With the popularity of Agile Project Management, there is growing confusion about what that exactly means. Is Agile an approach? A method? A practice? A framework or a toolkit? If you choose to use Agile, does that mean that you should no longer use a traditional or waterfall approach?
To answer these questions, I sat down with Dr. Michael Crawley, Acuity Institute’s Authorized PMI® PMP® Trainer. Michael Crawley is a Project Management Professional® with over 20 years of experience in IT, project management, project management offices, and Agile organizations.
“Agile has its roots in software and IT. However, since about 2010, Agile adoption has been growing and expanding to the broader project management office. Furthermore, between 2012 through 2015, the Agile narrative began to be accompanied with solid, evidence-based use cases.” Quoting the Agile Practice Guide (2017) “Today the demand for ‘being agile’ is higher than ever”, Michael shared.
Defining Agile for Project Management
An Agile approach to project management aims for early, measurable ROI through iterative delivery of product increments that involve the customer throughout the product development cycle. In project management, the intent is to adopt a mindset that fulfills the values and principles of the Agile Manifesto. Those values include:
- Individual and Interactions over processes and tools
- Working software over comprehensive documentation
- Customer collaboration over contract negotiation
- Responding to change over following a plan
While there is value to the items on right, agile value the items on the left more.
@2001, the Agile Manifesto authors
Is Agile the right approach?
There is no one right way to approach project management. In fact, a hybrid approach that combines the best of each of these approaches is gaining popularity in organizations. The point is to select a life cycle or a combination of life cycles that work for the project, the risks, and the culture. Hybrid approaches include:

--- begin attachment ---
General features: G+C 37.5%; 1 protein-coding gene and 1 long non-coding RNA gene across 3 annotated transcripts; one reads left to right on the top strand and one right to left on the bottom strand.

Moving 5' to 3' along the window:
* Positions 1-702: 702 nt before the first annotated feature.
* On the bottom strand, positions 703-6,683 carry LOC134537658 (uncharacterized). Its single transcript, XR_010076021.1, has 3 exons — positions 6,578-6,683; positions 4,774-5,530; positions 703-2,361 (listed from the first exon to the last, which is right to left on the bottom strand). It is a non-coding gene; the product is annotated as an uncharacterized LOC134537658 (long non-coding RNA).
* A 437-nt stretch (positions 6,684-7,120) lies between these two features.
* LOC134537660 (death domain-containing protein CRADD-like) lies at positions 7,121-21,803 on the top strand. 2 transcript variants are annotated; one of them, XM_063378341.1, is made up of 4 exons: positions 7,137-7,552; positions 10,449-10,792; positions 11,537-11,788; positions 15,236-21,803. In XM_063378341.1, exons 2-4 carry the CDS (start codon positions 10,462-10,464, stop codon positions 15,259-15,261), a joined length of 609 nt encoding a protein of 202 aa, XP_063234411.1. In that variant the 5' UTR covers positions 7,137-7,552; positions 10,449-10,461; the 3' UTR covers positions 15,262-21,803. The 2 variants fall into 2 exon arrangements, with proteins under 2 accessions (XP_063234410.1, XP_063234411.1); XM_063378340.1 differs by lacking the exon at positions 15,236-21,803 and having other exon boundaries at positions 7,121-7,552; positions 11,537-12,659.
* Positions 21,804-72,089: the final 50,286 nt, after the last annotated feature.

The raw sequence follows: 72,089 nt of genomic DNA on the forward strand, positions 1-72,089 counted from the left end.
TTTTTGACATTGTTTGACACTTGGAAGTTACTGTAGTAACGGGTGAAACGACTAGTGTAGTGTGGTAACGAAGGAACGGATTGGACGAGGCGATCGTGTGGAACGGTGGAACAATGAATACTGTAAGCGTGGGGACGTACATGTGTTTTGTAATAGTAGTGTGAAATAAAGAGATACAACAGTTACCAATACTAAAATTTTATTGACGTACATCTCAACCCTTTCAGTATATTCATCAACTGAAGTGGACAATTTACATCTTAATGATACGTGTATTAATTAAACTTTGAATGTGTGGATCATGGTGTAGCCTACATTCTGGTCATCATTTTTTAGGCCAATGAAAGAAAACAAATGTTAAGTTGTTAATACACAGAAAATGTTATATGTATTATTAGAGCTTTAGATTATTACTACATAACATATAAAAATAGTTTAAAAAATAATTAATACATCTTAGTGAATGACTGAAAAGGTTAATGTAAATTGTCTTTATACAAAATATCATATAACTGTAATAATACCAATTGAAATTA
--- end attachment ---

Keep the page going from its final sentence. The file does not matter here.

- Combined Agile and Predictive Approaches: Used when some project aspects can benefit from short iterations, daily stand-ups, and retrospectives, but other aspects require upfront planning, work assignments, and progress tracking.
- Predominantly Predictive with Some Agile components: Used in cases when a portion of the project has uncertainty, complexity, or opportunity for scope creep. This portion of the project may leverage Agile, while the remainder is predictive.
- Largely Agile with a Predictive Component: Used in cases when the majority of the project can benefit from Agile but a particular element is non-negotiable/not executable using an Agile approach (for example: when a single integration is required as the component is delivered).
- Hybrid as Fit-For-Purpose: Used in cases when the project goal is to produce business value in the best possible way given the environment. Used to answer the questions, “How can we be most successful?” “Is feedback needed as the team produces value? “Is it necessary to manage risk as ideas are explored?
|Traditional Approach||Hybrid Approaches||Agile Approach|
|Referred to by PMI ® as the predictive approach. Also commonly referred to as a Waterfall approach.|
The bulk of planning occurs upfront
Activities are executed in a single pass
The project is run as a sequential process
The project lead selects and sequences the work.
The project leader assigns the work to the team members
|Combines development life cycles (DLC): predictive, iterative, Agile and/or incremental, to achieve certain goals.|
Leverages the traditional and Agile approaches that work for the project, the risks, and the culture
May leverage Agile mindset and tools such as short iterations, daily stand-ups, and retrospectives
May leverage traditional aspects such as upfront planning, work assignments, and progress tracking.
|Planning is done in iterations to deliver successive subsets of the overall product|
Activities are executed to produce incremental deliveries that the customer may be able to use immediately
The team delivers the highest value work first
Feedback from these deliveries is used to improve or modify work
Higher-level objectives for each iteration are explained and the team members are empowered to self-organize specific tasks as a group determine how to best meet those objectives.
Each team member manages their practical plans for each iteration
Are you interested in learning more about Agile or Project Management? Check out these project management courses.